Sweet Disorder

Strawpeople, Music Video, 1995

Strawpeople Paul Casserly and Mark Tierney took themselves to Hong Kong (with guest vocalist Leza Corban) for this video. Corban's jazzy vocal and the chilled beats contrast with the hustle and bustle of the cityscape (still under the flight path of Kai Tak airport at the time). The trumpet is courtesy of Greg Johnson and the sampled voice is Richard Nixon talking to the Apollo 11 astronauts on the moon. Co-written by Tierney and Casserly with Anthony Ioasa, Sweet Disorder won the 1995 APRA Silver Scroll for songwriting, plus the songwriting gong at the 1996 NZ Music Awards.

Lovely Lady

John Hanlon, Music Video, 1974

This short clip marks the only known footage of John Hanlon performing his biggest hit 'Lovely Lady', via NZBC talent competition Studio One. The song ended up placing second, but went on to spend 20 weeks in the NZ charts. It reached number one, and won the 1974 APRA Silver Scroll songwriting award. Despite his immense success — he won another Silver Scroll the following year, and earned multiple RATA awards — Hanlon has faded somewhat from New Zealand’s cultural consciousness, since concentrating from 1978 on a career in advertising. 

Heartbroke

Rikki Morris, Music Video, 1990

This soulful despatch from the end of a love affair won Rikki Morris the APRA Silver Scroll songwriting award for 1991. It was produced by his brother Ian (aka Tex Pistol) who contributed a suitably epic 80s drum sound and won himself Engineer of the Year at the NZ Music Awards. The family connection extended to the music video where Rikki’s then wife Debbie Harwood (from When the Cat’s Away) played the former partner in the Super 8 footage (which the pair shot themselves). A stormy surf beach offers an appropriately tempestuous supporting performance.

See Me Go

The Screaming Meemees, Music Video, 1981

Auckland band The Screaming Meemees shared a 45 with The Newmatics before releasing this infectious ska-pop number which became an 80s classic. In August 1981 it was the first single to enter the NZ Top 20 at No.1 and they were rewarded with a breakneck trip to Wellington for a TVNZ video made at the Avalon Studios. More produced than many early 80s Avalon clips, it comes complete with masks, white roses, pooled water and a stained glass window (perhaps inspired by reports that the ex-Catholic school boys based their early songwriting on hymns).

Empty Head

Betchadupa, Music Video, 2000

This Betchadupa video opens with frontman Liam Finn performing in a recording studio; the other band members are soon revealed playing to unusual, sometimes unprepared audiences. Drummer Matt Eccles plays an impromptu gig in a lift, Chris Garland entertains boogying kindergarteners with his guitar, and Joe Bramley on bass harasses shoppers in a cinema foyer. By the end, the band are back together. Taken off Betchadupa's self-titled EP, the catchy track was nominated for a 2000 Silver Scroll songwriting award. Lead singer Finn was around 16 at the time.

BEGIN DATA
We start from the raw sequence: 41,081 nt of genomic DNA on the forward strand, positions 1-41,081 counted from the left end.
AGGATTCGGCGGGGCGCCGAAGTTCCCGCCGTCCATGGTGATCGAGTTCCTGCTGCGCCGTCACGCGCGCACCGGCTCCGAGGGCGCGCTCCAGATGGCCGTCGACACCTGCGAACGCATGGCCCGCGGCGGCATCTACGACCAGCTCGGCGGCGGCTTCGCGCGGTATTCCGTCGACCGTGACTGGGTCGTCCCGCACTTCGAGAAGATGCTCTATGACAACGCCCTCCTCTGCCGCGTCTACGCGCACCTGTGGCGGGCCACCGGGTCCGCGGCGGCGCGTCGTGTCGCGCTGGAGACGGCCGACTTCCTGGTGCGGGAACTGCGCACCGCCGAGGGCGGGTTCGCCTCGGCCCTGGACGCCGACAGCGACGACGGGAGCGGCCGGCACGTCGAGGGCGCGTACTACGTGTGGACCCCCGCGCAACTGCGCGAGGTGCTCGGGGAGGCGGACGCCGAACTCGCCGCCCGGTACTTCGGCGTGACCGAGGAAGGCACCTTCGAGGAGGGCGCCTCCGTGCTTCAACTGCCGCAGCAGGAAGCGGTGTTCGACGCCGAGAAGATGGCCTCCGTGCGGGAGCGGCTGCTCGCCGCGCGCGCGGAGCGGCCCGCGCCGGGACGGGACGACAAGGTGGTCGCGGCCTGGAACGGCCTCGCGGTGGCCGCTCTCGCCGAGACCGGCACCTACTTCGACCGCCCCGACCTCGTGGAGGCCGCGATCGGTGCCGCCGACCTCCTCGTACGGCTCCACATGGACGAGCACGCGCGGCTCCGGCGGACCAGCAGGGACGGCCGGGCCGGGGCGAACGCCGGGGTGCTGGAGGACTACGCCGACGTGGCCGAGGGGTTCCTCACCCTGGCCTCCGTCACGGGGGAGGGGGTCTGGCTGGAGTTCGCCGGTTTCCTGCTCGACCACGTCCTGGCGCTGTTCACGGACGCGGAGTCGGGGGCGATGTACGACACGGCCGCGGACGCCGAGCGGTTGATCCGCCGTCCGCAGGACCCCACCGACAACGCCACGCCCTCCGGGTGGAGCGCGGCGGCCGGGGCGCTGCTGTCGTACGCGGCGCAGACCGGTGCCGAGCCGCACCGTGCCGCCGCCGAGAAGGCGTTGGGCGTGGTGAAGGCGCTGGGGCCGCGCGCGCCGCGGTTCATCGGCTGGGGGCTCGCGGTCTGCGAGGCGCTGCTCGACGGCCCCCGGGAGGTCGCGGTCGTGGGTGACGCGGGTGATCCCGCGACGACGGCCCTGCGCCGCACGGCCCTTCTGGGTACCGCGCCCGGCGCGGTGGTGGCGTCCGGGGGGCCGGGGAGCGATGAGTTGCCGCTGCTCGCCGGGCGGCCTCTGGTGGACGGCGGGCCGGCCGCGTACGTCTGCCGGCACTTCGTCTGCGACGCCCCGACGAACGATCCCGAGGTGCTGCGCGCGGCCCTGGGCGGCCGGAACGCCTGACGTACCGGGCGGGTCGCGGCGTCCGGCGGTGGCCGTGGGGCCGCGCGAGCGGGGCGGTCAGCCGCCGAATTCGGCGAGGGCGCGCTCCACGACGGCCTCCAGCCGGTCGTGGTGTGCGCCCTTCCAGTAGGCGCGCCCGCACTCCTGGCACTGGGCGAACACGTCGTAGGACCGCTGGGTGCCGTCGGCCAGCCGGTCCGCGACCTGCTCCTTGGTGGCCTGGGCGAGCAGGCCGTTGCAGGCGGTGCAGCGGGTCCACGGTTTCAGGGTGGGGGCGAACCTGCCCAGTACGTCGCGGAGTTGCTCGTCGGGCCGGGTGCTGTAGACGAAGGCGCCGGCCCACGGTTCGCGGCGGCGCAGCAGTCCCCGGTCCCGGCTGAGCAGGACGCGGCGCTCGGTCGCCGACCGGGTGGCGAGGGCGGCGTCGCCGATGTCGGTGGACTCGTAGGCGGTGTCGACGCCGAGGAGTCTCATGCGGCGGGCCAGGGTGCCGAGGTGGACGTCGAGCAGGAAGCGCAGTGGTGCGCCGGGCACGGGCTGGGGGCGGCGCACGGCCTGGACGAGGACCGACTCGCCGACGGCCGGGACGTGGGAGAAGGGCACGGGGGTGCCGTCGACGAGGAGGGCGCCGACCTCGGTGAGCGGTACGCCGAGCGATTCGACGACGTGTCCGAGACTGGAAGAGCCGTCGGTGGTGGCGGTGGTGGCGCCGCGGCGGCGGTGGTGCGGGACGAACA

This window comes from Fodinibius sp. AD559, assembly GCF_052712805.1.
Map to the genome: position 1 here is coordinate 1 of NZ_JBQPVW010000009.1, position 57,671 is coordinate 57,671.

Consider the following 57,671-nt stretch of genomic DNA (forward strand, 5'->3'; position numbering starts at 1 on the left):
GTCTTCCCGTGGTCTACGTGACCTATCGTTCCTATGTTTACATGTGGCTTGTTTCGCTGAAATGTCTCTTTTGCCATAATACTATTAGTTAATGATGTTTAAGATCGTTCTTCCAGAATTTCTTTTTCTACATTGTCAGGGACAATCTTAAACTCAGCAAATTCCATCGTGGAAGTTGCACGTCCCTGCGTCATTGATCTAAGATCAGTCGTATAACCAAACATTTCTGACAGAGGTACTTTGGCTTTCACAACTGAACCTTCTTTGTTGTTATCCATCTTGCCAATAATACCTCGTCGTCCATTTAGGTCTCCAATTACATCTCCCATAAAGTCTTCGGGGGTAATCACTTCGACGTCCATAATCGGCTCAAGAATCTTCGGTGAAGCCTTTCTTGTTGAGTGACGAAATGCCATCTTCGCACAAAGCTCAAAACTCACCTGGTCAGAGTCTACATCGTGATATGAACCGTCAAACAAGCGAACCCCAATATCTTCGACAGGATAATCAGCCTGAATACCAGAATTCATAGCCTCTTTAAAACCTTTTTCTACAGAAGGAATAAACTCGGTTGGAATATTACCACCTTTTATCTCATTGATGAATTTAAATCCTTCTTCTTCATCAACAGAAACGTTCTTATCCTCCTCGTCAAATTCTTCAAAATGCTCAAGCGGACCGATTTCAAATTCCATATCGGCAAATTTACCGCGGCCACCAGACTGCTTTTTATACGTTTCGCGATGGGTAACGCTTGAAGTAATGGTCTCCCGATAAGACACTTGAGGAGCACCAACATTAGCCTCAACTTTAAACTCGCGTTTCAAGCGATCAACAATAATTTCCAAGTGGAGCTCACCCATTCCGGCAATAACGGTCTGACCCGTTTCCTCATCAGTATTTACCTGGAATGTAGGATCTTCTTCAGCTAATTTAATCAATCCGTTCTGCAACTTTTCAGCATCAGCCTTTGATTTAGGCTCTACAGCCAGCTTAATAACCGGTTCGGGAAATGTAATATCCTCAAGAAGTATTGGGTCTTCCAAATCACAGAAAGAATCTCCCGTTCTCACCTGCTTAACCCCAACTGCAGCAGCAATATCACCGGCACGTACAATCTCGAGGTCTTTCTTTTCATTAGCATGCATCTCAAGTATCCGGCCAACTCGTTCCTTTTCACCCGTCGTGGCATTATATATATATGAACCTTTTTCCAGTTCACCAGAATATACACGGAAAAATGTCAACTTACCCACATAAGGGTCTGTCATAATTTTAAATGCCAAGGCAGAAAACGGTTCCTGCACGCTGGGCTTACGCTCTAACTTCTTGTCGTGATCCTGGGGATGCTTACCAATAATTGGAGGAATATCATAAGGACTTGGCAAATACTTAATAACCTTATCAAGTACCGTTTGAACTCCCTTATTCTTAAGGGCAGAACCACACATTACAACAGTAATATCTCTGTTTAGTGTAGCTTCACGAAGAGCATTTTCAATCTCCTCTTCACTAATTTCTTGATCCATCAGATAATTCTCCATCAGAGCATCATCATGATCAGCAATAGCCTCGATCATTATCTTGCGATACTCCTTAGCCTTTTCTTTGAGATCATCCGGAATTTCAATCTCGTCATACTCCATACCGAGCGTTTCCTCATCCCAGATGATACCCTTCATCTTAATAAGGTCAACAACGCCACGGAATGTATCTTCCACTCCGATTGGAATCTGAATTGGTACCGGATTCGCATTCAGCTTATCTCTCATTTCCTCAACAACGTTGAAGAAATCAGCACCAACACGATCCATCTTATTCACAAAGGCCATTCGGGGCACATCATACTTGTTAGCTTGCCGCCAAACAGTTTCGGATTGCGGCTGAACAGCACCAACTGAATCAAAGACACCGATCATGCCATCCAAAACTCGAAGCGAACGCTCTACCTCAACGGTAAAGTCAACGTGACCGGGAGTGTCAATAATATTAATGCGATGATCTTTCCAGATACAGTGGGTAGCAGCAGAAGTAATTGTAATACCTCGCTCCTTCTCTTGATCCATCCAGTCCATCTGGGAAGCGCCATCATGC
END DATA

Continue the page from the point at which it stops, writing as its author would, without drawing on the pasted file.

Maybe Tomorrow

Goldenhorse, Music Video, 2003

'Maybe Tomorrow' was the song that opened the door for Goldenhorse. Released in February 2003, the single's mixture of the bittersweet, the nostalgic and the supremely catchy helped make it NZ radio's most played local song that year; it was also a finalist for a Silver Scroll songwriting award. In the video, Kirsten Morrell sings of past and future, sorrow and possible celebration, alongside grainy home movie style images of the band at the beach, and at the mike (possibly in someone's living room). A less popular alternative video for the song featured Morrell singing in the kitchen. 

Tears

The Crocodiles, Music Video, 1980

Band Spats demonstrated they could write a catchy song with 'New Wave Goodbye'. But it needed the addition of singer Jenny Morris, a name change to The Crocodiles and a track called 'Tears' for the public to really sit up and take notice. In the video, drummer Bruno Lawrence hangs around next to a shady lamp post while Morris passes by, and the band's bubblegum coloured costumes positively shine against an all white set. After reaching number 17 on the NZ singles charts, 'Tears' won the APRA Silver Scroll songwriting award for 1980.

Albertine

Brooke Fraser, Music Video, 2006

Brooke Fraser took her inspiration for ‘Albertine’ from a girl she met in Rwanda who had been orphaned by the Rwandan genocide, which claimed 800,000 lives in 1994. Believing that “faith without deeds is dead”, Fraser resolved to tell the orphan's story to the world. A similar determination to be more than just a “voyeur of tragedy” is underlined in Anthony Rose’s elegantly understated video, which deals not in terrible statistics but the humanity of everyday people in Rwanda. ‘Albertine’ won the 2007 APRA Silver Scroll for songwriting.

If I Move to Mars

Thomas Oliver, Music Video, 2015

After winning attention both in The Thomas Oliver Band and with his solo lap steel guitar work, Thomas Oliver took away the 2016 APRA Silver Scroll songwriting award with 'If I Move to Mars'. The video makes the most of the intragalactic theme, with a Gravity inspired/gravity-defying video made by a pair of effects wizards from Weta Workshop. The visually impressive result sees Oliver in a spacesuit, peacefully orbiting the Earth playing a custom space-guitar as the sun slowly rises behind him.

Drive

Bic Runga, Music Video, 1997

When Bic Runga broke out in 1996, 'Drive' was the lead single from her hit album of the same name. Opting to stay with the simplicity of her original demo clearly paid off: the song earned then 20-year-old Runga the 1996 APRA Silver Scroll Songwriting Award. Director Justin Pemberton wisely creates a video that matches the song. Alternating black and white with colour provides a moody feel without drawing attention to itself, leaving Runga to deliver a delicate performance on a song that would have a major impact on her career.